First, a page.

In 2006 the federal government reached an agreement with about 86,000 Aboriginal people who had been enrolled in residential schools. The Indian Residential Schools Settlement Agreement called for $1.9 billion in compensation and, in a schedule, allocated funding for an Indian Residential Schools Truth and Reconciliation Commission (TRC). The government appointed three commissioners (and then a fourth when one of the original three resigned). The TRC’s 2015 report contained 94 recommendations that expressed the commissioners’ opinions and preferences.

When it comes to the most important issues of Aboriginal law and policy in Canada, unquestioned acceptance of the Truth and Reconciliation Commission has become a barrier to effective dialogue.
Unquestioned acceptance of the Truth and Reconciliation Commission report has become a barrier to effective dialogue on important issues of Aboriginal law and policy.

Although the TRC was an appointed body, the political class in Canada treats the TRC’s report and recommendations as political Gospel, not to be questioned or challenged. Universities, for instance, are falling all over themselves developing policies to “Indigenize” their curricula without genuine debate about the wisdom or educational value of these policies. Not even the report’s observation that “[v]irtually all aspects of Canadian society may need to be reconsidered” has been challenged. The Commission’s mandate was truth and reconciliation. The route to truth does not lie through self-censorship, political correctness or adherence to dogma, but requires disagreement and debate in unrestrained dialogue about contentious matters.

That will not be happening anytime soon. Unquestioned acceptance of the TRC’s recommendations is the only view currently tolerated in mainstream society. It is also actively foisted on Canadian law students, as well as lawyers in British Columbia, where the Law Society has determined that training in Indigenous cultural competency will be required as a condition of maintaining a licence to practice.

6.   Maintaining a relationship of dependency requires cooperation from both parties.

Dependency is typically portrayed as a one-way relationship based on the Crown’s power and desire to continue oppressing Indigenous people. But in reality it endures because both the federal government and many Indigenous leaders prefer it to continue. In their book, Disrobing the Aboriginal Industry: The Deception Behind Indigenous Cultural Preservation, Frances Widdowson, a politics professor at Mount Royal University in Calgary, and Albert Howard, an independent researcher, argue that dependency and persistently poor social conditions experienced by many Indigenous people can be traced to a thriving “Aboriginal industry”, consisting of Indigenous and non-Indigenous institutions and individuals – leaders, consultants, managers, bureaucrats, politicians, lawyers and others – who have a vested interest in the status quo.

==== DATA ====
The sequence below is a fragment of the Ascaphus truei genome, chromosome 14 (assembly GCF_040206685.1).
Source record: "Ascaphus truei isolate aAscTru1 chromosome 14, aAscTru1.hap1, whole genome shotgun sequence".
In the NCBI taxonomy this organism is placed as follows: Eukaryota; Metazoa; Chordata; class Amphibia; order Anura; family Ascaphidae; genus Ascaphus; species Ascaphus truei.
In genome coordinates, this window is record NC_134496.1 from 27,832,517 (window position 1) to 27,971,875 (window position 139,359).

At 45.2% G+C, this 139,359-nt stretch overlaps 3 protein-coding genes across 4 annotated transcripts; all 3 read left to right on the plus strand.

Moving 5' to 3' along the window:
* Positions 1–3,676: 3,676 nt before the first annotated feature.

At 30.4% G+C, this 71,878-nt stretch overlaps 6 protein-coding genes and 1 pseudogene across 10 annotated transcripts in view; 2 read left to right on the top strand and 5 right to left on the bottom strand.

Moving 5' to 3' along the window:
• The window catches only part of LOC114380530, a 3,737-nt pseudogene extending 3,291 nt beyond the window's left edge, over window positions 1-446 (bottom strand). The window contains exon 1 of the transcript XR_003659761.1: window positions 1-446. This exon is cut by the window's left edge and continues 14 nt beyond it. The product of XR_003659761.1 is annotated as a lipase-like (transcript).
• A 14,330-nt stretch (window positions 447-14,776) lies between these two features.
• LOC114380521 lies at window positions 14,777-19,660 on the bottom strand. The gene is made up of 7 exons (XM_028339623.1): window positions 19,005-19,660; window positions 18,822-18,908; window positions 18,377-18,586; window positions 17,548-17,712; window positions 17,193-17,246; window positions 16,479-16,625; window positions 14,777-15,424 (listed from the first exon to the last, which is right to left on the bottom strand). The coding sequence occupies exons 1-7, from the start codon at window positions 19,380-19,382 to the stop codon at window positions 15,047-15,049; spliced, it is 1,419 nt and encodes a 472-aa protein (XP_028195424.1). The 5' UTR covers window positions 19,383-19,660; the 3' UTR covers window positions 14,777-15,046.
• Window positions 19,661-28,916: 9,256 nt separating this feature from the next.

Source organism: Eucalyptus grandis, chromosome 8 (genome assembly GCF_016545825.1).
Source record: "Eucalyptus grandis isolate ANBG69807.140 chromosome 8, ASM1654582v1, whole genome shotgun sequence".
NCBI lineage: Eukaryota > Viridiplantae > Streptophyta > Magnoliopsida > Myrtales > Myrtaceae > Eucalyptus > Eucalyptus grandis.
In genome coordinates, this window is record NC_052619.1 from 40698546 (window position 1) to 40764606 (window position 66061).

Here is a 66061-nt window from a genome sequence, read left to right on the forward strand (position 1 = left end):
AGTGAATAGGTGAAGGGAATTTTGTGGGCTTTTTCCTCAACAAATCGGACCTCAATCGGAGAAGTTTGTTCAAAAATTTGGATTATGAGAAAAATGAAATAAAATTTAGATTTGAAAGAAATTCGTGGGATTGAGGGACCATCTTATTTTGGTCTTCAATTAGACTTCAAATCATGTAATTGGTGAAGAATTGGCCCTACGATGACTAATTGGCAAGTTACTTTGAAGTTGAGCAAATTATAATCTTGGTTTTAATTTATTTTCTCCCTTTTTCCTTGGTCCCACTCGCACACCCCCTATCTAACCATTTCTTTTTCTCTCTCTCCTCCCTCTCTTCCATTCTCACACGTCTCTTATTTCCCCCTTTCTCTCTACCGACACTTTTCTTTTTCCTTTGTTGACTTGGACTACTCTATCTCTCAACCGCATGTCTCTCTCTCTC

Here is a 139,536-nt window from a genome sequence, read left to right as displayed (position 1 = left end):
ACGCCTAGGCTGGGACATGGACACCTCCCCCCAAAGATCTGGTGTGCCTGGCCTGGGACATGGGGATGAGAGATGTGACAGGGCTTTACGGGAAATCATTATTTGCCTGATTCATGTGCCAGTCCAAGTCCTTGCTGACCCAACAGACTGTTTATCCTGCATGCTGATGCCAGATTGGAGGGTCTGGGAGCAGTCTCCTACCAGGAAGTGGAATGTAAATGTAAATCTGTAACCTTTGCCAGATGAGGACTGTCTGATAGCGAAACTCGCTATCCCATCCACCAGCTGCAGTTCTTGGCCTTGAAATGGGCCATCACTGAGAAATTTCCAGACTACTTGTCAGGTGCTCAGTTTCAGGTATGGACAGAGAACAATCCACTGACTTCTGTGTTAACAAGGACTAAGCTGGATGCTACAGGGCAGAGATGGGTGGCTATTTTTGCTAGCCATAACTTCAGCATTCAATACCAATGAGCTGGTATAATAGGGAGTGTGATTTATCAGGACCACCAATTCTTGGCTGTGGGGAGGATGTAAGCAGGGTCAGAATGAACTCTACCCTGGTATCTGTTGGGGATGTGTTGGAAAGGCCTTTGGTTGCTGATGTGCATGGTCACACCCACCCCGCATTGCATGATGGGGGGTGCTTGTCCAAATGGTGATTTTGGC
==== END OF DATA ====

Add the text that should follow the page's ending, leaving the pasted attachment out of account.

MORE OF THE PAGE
The Indian Act, originally enacted in 1876, is widely acknowledged to be anachronistic and paternalistic, but no consensus can ever be found for its repeal. Meanwhile, the bulk of the TRC’s recommendations seek to reinforce dependency rather than end it, by calling upon government to fix this, build that, or pay lots of money. “We call on the federal government to…” appears repeatedly in the TRC report. Many Aboriginal claims are exercises in rent-seeking that essentially amount to an insistence to be paid for nothing other than their presence.

In her latest book Separate but Unequal: How Parallelist Ideology Conceals Indigenous Dependency, Widdowson describes three distinct kinds of wealth transfer that support many Indigenous communities and maintain dependence and dysfunction: direct government payments to finance local services; royalties for commodities like oil or minerals located not only beneath reserves but within larger traditional Aboriginal territories (which would normally belong to the provincial Crown); and compensation payments for historical wrongs committed by the Crown.

Barriers to property rights in Aboriginal law perpetuate a cycle of dependency among many communities.
Ending the dependency endemic to Aboriginal law is not easy, but has brought great prosperity for the communities that have sought out opportunity.
Ending the cycle of dependency: Poverty is endemic to many reserves, yet Aboriginal communities that seek out new business opportunities have a remarkable record of success; Fort McKay Logistics LP is a trucking company wholly owned by the Fort McKay First Nations Band of Alberta (below).

Government spending on Indigenous causes, which comes from different levels of government and from different Ministries, in a variety of forms, and provided for different purposes, totals many billions of dollars per year (although the complete figure is, perhaps not surprisingly, not transparently tallied). This lavish and, by any historical standard, generous approach does not work even for the intended beneficiaries. Instead it contributes to perpetuating overall poverty. In his book The Wealth of First Nations, University of Calgary professor emeritus of political science Tom Flanagan explains why Indigenous communities that focus on developing businesses in the broad economy have become wealthier than those that rely on government transfers and court settlements.